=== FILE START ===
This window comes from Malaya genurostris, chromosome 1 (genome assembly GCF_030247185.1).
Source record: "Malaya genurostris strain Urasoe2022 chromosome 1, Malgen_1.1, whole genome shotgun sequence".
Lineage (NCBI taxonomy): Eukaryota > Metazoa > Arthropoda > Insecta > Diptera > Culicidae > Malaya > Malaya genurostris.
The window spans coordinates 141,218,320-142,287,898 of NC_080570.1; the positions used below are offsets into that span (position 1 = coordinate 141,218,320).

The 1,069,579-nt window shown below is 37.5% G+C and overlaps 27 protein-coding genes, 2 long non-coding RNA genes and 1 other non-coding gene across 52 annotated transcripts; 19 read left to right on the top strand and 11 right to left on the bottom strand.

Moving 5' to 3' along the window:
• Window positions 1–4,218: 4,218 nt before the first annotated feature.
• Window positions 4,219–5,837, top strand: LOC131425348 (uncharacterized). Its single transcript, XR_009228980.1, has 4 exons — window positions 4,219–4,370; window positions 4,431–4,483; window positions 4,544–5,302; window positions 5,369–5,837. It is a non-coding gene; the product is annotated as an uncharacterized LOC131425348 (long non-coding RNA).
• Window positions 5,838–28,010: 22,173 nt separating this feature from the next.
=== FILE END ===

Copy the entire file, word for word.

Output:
This window comes from Malaya genurostris, chromosome 1 (genome assembly GCF_030247185.1).
Source record: "Malaya genurostris strain Urasoe2022 chromosome 1, Malgen_1.1, whole genome shotgun sequence".
Lineage (NCBI taxonomy): Eukaryota > Metazoa > Arthropoda > Insecta > Diptera > Culicidae > Malaya > Malaya genurostris.
The window spans coordinates 141,218,320-142,287,898 of NC_080570.1; the positions used below are offsets into that span (position 1 = coordinate 141,218,320).

The 1,069,579-nt window shown below is 37.5% G+C and overlaps 27 protein-coding genes, 2 long non-coding RNA genes and 1 other non-coding gene across 52 annotated transcripts; 19 read left to right on the top strand and 11 right to left on the bottom strand.

Moving 5' to 3' along the window:
• Window positions 1–4,218: 4,218 nt before the first annotated feature.
• Window positions 4,219–5,837, top strand: LOC131425348 (uncharacterized). Its single transcript, XR_009228980.1, has 4 exons — window positions 4,219–4,370; window positions 4,431–4,483; window positions 4,544–5,302; window positions 5,369–5,837. It is a non-coding gene; the product is annotated as an uncharacterized LOC131425348 (long non-coding RNA).
• Window positions 5,838–28,010: 22,173 nt separating this feature from the next.